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Each semester, you will find an ever-growing number of Moody students living in a variety of apartments in low-income neighborhoods all across Chicago. These students may have grown up in the peace and quiet of a middle class suburb or a rural farming community. Now, many go to bed at night, tired from a day of classes and study, trying to sleep to the sounds of traffic and sirens. The surprising thing is that they do this voluntarily, without pay or class credit and often without recognition. Why? If you ask them, they will say it is because this is what God has called them to do.
The Moody Bible Institute Urban Cohorts program embeds students with ministries located in some of Chicago's most challenging neighborhoods. It is designed to spiritually challenge students and give them the experience of living and working in an urban ministry.
According to Clive Craigen, the Moody faculty director of the program, students can go through culture shock when they relocate to these neighborhoods.
"Likely, it's not like the place they grew up," says Craigen. "Students experience all of the spiritual opposition and daily challenges that are a part of an authentic urban ministry. They learn both how tough and how rewarding this kind of ministry can really be."
Launched in fall 2011, the program began with four students working through one partner ministry. In only a year, the program has grown to 21 students serving with six ministries in four Chicago neighborhoods.
Each student in the Urban Cohorts program is selected from applicants that have good academic standing, attended orientation classes and passed a series of interviews. The students are then matched with a ministry and a group of other students with whom they will work and live during the program.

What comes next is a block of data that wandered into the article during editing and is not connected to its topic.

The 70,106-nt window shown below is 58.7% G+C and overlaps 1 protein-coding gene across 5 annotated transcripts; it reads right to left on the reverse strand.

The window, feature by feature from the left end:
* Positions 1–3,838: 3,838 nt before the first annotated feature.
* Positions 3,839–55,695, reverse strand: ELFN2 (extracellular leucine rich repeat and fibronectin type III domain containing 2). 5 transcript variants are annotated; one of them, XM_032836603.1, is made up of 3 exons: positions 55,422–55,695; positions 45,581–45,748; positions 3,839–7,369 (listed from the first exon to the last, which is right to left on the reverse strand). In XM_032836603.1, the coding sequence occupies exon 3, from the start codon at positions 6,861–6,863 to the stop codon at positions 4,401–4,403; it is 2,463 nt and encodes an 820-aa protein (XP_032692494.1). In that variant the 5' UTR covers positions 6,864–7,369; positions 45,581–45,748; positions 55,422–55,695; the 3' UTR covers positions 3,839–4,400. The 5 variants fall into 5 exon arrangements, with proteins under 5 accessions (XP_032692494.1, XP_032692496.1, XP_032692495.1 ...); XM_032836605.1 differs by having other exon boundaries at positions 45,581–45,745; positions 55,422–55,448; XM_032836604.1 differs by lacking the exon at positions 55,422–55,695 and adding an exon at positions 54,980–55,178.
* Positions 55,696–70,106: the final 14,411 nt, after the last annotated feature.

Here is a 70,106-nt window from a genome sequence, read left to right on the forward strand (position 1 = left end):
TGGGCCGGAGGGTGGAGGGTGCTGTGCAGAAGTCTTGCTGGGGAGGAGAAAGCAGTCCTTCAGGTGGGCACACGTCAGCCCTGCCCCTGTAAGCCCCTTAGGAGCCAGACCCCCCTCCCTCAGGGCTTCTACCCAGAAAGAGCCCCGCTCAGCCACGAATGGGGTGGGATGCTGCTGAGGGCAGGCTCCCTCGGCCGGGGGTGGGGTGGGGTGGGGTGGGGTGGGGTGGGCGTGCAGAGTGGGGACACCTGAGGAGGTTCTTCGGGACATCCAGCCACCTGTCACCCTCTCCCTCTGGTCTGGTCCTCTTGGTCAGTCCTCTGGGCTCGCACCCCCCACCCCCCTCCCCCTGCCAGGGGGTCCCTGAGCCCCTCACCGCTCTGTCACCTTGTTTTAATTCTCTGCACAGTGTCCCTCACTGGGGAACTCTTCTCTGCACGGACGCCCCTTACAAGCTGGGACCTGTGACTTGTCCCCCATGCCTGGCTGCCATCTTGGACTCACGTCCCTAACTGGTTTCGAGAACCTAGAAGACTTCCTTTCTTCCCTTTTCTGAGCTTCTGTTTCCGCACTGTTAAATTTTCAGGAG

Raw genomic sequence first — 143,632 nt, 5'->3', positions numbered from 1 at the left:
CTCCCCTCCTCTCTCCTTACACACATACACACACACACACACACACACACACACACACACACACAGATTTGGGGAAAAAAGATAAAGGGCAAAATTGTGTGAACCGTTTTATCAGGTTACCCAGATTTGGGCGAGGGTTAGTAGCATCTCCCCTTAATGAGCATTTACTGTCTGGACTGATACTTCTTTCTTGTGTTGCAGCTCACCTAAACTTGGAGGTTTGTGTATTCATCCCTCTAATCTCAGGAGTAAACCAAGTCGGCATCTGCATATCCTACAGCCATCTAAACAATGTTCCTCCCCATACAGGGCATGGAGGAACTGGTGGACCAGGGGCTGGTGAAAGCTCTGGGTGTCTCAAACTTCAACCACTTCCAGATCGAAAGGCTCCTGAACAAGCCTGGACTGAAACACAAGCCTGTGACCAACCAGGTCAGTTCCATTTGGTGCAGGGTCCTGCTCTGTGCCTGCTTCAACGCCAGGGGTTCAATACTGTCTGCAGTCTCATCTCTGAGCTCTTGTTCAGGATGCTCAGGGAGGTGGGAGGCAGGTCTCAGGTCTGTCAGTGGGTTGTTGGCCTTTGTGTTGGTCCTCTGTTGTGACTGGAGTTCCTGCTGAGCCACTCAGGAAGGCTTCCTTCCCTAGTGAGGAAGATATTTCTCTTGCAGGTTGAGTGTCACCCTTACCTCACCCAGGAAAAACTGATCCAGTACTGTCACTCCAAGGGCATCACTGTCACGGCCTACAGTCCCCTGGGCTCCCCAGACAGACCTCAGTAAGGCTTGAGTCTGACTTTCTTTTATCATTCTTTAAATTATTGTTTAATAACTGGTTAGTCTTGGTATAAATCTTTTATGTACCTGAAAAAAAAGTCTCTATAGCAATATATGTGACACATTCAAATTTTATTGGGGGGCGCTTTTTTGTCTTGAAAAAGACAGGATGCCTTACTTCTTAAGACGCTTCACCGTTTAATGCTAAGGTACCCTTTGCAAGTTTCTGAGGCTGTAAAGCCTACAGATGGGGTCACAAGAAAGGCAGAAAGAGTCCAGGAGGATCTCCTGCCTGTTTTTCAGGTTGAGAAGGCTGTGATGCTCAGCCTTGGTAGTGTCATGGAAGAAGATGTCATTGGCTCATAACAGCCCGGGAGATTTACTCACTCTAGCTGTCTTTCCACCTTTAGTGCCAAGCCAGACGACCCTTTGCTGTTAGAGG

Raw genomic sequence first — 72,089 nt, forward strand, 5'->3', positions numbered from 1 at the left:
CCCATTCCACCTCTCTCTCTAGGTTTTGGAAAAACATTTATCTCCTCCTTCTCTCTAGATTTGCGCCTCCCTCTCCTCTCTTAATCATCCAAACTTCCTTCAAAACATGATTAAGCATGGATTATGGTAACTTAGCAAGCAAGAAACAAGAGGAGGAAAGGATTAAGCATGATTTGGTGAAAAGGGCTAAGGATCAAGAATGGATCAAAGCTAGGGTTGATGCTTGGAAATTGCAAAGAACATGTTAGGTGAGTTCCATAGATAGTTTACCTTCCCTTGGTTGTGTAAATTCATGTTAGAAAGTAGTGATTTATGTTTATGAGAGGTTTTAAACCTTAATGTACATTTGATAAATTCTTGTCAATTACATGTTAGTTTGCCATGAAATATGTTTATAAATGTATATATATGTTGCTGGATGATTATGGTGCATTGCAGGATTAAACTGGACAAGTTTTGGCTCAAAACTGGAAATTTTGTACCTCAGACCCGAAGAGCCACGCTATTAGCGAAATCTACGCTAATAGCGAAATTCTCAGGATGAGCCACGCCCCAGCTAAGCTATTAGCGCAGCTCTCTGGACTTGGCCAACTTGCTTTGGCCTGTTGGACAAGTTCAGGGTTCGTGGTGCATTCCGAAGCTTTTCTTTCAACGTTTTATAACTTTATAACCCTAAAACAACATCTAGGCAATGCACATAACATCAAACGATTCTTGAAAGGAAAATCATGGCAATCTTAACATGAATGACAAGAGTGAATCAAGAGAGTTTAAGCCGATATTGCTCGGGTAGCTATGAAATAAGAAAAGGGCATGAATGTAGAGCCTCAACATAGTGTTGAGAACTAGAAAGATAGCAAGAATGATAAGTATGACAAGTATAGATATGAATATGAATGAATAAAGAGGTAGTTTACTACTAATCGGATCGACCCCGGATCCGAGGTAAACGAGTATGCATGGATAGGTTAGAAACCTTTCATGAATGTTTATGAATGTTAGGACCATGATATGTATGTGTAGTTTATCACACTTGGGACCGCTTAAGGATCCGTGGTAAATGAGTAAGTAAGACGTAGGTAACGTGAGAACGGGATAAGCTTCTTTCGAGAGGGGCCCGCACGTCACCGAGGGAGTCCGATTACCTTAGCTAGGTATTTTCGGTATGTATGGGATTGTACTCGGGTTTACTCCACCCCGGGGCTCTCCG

The students are also assigned two mentors; one is a faculty or staff mentor who has cross-cultural life or ministry experience in a context similar to the one in which the students will live, and one is a neighborhood mentor, someone with at least seven years of "boots on the ground" experience working in the neighborhood.
During the program, the students will work through church-based ministries that have been selected by Moody. They receive training, coaching and evaluation. Currently, these ministries are Fellowship Baptist Church, the South Asian Friendship Center, New Life Community Church in the Little Village neighborhood and Christian Fellowship Church in Roscoe Village.
"The Urban Cohorts program could very likely become a Moody distinctive," says Craigen. "Few other Christian Colleges have such a program and none are as intentional as Moody's."
According to Craigen, he would like to see the program involve as many as 200 Moody students serving in 40 Chicago neighborhoods every year. He estimates that this growth would require 60 groups of students and up to 40 partner ministries. Given the popularity of the program among students at Moody, this goal may not be too far off.
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